If you spot any lasting residue, take a soft-bristled or old toothbrush and gently scrub around the stone, taking care to hit bottom, where the light shines through and gives your gem its sparkle.
Finally, Dry your ring with a soft cotton cloth—no paper towels, because they will scratch your metal—and let it air-dry for about 15 to 30 minutes before putting it back on.
Although you can keep your ring clean regularly on your own, it recommends bringing it back to your jeweller once a year for a thorough ultrasonic cleaning. This will ensure that it gets a deep cleaning to keep it looking forever new. Most jewellers will happily offer this service as part of their lifetime warranties, which means you won’t have to pay when you stop by.
Then, there’s always the option to get your own ultrasonic jewellery cleaning machine. (She uses this one in her office.) That, with a little help from a cleaning solution, will get all the grime off for about $40—and in less than two minutes.
How Often to Clean Your Ring
You may not realise it, but many of your everyday habits can quickly take that brilliant sparkle off of your diamond ring. For example, shampoo, hairspray, hand lotions, hand soaps and cooking oils can leave a cloudy sheen across your diamond and your band. For this reason, it’s a good idea to clean your ring every week if you want to keep it in tip-top sparkly shape.
Consider bringing your ring to a jeweller for a professional deep clean twice a year. Suppose you lead an active lifestyle or like to get your hands dirty with, e.g., gardening. In that case, you may want to get your ring professionally cleaned more often, especially for a big event like an anniversary party.
What Not to Use When Cleaning Your Ring
Diamonds are famous for their strength, but that doesn’t mean you should consider using harsh cleaning chemicals for giving your ring a scrub. Chemicals like bleach, chlorine and acetone can break down the metal in your band.
Use only the softest of brushes on your diamond. Hard-bristled toothbrushes and scrub pads may scratch your diamond, marring its beautiful sparkle and lowering its values. Likewise, abrasive cleaners, like baking soda, powdered cleaners or even toothpaste, can damage your band. Gold bands, in particular, scratch very easily.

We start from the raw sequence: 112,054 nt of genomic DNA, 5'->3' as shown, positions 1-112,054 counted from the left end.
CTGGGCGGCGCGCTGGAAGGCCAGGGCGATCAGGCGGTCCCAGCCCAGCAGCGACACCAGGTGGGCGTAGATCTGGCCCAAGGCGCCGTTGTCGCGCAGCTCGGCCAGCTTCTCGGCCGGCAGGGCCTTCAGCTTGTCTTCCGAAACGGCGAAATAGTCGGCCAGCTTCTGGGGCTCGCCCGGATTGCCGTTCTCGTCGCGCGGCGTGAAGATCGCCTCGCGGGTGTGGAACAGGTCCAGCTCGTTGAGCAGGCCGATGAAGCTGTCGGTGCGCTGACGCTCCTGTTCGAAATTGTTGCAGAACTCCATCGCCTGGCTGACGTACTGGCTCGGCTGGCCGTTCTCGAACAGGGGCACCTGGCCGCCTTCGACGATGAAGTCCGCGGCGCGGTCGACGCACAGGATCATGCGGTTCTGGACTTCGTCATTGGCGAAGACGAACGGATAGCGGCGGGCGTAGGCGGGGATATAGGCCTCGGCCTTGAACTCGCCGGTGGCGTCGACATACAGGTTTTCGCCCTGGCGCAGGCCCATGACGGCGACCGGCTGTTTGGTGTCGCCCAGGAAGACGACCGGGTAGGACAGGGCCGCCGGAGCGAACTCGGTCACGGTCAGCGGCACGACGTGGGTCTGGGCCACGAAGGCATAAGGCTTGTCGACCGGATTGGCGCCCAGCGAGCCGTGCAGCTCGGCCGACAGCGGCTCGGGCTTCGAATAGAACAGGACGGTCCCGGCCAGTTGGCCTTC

Take care when choosing specialised jewellery cleaners. Be sure to choose a cleaner without chemicals or abrasive components. Even certain chemicals that won’t harm your ring could discolour your diamond.
Caring for Your Diamond Ring
While it’s important to know how to clean a diamond ring safely, it’s also important to be aware of the things you should not do when cleaning a ring. The last thing you want to do is damage your ring or cause it to age prematurely.
Thick lotions and creams can result in residue buildup on your ring. This can make your ring look and feel dirty, and cause it to become discoloured—especially if your band is made of white gold or platinum.
Your ring is a fragile object; therefore, it’s extremely important that you handle it with care. If you bang your ring onto something hard enough, it could chip the band or loosen the setting. If you know that you’re going to do something labour intensive, take off your ring and put it in a safe place.
If you have a warranty, it’s important to stay up-to-date on your maintenance appointments. Being proactive and bringing your ring in to be inspected by a jeweller can prevent any stones from falling out and resolve any chip or crack issues.
Remove your ring while cooking. Food and other oils can get stuck in or discolour your ring. Depending on the setting of your stone, food may be almost impossible to remove from the ring.
It’s important to take care of your ring, as it has tremendous sentimental value. If you’re ever questioning whether or not a solution or treatment is safe for cleaning your ring, do yourself a favour and consult a professional.
How Jewellery Is Professionally Cleaned
Try as you might to keep your jewellery clean, particularly your engagement ring and wedding band. You cannot do much regarding the daily grime that accumulates on and around your diamonds and jewellery. Dust, dirt, and water eventually make their way to your jewellery, taking away some of the originally present shine.
It is therefore imperative to regularly have your jewellery cleaned. This is also a great opportunity to ensure that your diamond and other stones are secure and that everything is mounted safely. You can do some things at home to maintain your jewellery and give it a clean appearance, but it is still recommended to have it professionally cleaned periodically. Jewellers use materials, tools, and knowledge that most people do not have access to. This allows the jewellery to receive a very thorough cleaning, resulting in jewellery and stones that look as good as new.